The National Youth Orchestra of the Netherlands, consisting of Conservatory students, gave a professional-quality performance, with a smooth and agile string section at its core. The slightly raw edge in the trumpets and trombones suited the brashness required from the brass. (At one point they imitate grunting pigs.) Percussionist Frank Nelissen was a one-man, beat-perfect combo, playing everything from slapsticks to drums. The chorus, Cappella Amsterdam, delivered their usual youthful, homogeneous sound and they were undaunted by the challenges of the irregular rhythms. The soloists, amplified as prescribed by the score, gave highly involved portrayals. Robin Adams oozed confidence as the statesman Nixon, his baritone secure and his consonants sharp as flint. He also displayed lyrical suppleness and a touch of vulnerability as Nixon the man, ambling down memory lane in conversation with his wife. His diction was crystal-clear, as was Janis Kelly’s in the role of Pat Nixon. Kelly sang with irreproachable operatic technique and the subtleties of a musical actress, every accent and colour sounding natural. Her Pat was a likeable mixture of practicality and feminine warmth.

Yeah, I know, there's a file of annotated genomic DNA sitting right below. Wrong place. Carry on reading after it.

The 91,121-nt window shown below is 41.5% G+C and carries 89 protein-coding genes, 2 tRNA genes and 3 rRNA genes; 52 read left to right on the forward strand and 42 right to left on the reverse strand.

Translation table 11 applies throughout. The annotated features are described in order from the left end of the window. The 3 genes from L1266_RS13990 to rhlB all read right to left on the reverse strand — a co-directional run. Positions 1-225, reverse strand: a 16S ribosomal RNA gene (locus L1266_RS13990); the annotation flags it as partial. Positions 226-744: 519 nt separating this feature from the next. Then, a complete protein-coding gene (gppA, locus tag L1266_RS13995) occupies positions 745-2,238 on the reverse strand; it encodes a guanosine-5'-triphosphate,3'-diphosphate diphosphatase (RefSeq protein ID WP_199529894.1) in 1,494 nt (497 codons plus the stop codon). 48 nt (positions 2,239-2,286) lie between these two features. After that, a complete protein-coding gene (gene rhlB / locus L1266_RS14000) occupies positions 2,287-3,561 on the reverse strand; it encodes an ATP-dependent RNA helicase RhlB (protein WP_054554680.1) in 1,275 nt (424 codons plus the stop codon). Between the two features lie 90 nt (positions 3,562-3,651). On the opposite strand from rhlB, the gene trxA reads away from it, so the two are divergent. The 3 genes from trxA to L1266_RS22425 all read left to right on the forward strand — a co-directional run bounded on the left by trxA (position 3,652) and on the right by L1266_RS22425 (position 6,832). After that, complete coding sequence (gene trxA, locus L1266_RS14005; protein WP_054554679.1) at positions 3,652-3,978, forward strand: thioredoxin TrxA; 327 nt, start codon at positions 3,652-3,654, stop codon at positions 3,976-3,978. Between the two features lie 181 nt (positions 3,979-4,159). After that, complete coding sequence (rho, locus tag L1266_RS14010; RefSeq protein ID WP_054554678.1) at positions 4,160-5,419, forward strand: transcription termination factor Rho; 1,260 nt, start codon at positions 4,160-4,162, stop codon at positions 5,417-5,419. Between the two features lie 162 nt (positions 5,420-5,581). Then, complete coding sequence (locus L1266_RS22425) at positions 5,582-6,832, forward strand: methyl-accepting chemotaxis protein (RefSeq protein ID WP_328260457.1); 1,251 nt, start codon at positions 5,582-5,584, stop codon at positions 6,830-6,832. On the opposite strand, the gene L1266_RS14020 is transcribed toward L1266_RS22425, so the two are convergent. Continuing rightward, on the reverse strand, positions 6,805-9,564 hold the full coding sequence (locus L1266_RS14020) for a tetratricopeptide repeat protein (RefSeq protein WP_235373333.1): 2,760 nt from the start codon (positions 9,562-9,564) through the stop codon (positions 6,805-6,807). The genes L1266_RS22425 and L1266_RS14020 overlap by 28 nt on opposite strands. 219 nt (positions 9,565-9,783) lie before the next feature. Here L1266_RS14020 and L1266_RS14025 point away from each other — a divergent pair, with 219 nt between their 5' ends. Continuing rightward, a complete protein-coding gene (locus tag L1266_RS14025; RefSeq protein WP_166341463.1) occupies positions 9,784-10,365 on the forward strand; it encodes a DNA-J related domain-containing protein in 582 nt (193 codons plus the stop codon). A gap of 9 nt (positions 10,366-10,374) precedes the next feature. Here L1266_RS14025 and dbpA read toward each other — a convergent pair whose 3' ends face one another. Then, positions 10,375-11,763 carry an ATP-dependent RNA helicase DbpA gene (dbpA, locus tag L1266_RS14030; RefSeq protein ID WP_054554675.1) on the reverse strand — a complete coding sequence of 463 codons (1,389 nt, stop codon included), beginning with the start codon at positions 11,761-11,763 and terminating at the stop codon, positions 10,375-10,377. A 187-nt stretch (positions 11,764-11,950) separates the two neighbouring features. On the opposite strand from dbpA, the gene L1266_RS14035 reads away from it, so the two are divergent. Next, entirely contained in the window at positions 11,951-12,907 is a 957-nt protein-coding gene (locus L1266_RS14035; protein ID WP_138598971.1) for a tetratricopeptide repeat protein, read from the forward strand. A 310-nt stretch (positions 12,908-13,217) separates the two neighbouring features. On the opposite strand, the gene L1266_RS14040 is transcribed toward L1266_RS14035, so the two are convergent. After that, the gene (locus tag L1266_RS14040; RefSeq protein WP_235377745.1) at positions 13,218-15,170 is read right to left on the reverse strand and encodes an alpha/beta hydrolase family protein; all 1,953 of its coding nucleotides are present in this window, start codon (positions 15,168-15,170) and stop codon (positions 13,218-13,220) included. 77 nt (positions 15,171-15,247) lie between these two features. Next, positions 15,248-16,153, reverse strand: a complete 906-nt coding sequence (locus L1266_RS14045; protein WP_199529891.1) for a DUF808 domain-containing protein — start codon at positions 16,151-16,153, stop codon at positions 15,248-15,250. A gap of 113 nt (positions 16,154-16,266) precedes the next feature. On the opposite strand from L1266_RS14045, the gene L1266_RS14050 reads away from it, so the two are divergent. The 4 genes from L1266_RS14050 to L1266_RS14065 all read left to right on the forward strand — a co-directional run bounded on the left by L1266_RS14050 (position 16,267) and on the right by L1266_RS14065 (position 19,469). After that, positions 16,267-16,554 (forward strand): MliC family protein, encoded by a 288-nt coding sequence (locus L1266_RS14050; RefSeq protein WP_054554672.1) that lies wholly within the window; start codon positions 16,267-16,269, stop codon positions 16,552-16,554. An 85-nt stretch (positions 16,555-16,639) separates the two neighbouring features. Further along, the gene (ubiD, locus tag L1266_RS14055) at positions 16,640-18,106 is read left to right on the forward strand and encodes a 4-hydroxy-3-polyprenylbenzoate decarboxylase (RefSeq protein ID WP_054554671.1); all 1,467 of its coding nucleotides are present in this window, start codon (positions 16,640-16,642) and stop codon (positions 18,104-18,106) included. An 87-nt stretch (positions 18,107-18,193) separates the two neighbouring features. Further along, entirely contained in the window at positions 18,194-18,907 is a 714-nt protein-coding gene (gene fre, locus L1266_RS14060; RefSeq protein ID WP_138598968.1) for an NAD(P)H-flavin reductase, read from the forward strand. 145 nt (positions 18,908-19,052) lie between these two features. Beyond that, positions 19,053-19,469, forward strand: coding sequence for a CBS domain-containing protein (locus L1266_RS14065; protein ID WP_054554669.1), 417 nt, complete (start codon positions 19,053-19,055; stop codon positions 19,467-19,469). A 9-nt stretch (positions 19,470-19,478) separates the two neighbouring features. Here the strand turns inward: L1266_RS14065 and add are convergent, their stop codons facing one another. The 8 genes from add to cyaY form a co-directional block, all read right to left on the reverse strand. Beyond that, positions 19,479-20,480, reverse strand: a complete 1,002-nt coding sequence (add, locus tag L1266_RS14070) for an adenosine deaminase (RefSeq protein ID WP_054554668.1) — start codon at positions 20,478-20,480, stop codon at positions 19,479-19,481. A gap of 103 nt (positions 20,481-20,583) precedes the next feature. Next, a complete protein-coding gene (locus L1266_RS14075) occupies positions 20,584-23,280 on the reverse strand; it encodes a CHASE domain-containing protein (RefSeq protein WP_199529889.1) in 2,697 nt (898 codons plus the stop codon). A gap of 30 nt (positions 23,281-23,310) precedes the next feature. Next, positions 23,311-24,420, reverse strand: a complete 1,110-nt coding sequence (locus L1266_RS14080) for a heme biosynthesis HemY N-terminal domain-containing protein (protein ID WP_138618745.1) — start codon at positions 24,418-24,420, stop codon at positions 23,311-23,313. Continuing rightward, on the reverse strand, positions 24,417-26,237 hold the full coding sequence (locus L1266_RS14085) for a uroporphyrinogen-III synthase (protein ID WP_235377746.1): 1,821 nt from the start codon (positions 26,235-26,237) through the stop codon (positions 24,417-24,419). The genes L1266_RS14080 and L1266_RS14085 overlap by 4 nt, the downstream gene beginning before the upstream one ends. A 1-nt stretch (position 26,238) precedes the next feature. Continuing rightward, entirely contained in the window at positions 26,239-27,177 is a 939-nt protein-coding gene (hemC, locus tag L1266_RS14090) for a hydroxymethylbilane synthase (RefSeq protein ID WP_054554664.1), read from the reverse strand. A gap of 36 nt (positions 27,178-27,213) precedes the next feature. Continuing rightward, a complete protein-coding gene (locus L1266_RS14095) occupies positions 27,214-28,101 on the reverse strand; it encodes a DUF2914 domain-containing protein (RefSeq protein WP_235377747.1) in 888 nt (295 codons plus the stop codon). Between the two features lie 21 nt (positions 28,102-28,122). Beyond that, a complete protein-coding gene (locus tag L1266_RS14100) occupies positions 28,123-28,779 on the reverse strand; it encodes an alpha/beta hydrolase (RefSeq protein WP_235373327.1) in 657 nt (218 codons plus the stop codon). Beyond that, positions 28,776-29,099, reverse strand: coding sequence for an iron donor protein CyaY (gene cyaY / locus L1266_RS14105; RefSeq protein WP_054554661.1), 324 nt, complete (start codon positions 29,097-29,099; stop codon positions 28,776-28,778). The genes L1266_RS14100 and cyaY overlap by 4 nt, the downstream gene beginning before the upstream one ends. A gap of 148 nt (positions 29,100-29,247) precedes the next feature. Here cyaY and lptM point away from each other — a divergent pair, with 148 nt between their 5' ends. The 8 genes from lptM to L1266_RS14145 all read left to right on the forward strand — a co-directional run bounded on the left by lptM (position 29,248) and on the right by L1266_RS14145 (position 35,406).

As Prime Minister Chou En-lai, veteran David Wilson-Johnson compensated for his powdery baritone, at times close to cracking, by twanging out his top notes and infusing every phrase with meaning. Olle Persson sang robustly and with a slight sibilant accent as Henry Kissinger, Secretary of State and stage-manager of the Sino-American rapprochement. Persson’s barky baritone also fit the bill when Kissinger doubles as the baddie in Madame Mao’s revolutionary ballet, The Red Detachment of Women, put on for the benefit of the American guests. Dramatic tenor Michael Weinius made a heroic Mao Tse-tung, totally at ease with the wide intervals and high tessitura. Evanna Lai, Iris van Wijnen and Helena Rasker were excellent as his dusky-voiced Secretaries, beautifully blended and sounding slightly sinister. Mao’s wife, Chian Ch’ing, was sung by soprano Yun-Jeong Lee, who thrillingly hit all the high notes in her soapbox aria "I am the Wife of Mao Tse-tung”. In the final act she glided through her soliloquy “I can keep still” with gorgeous elegance.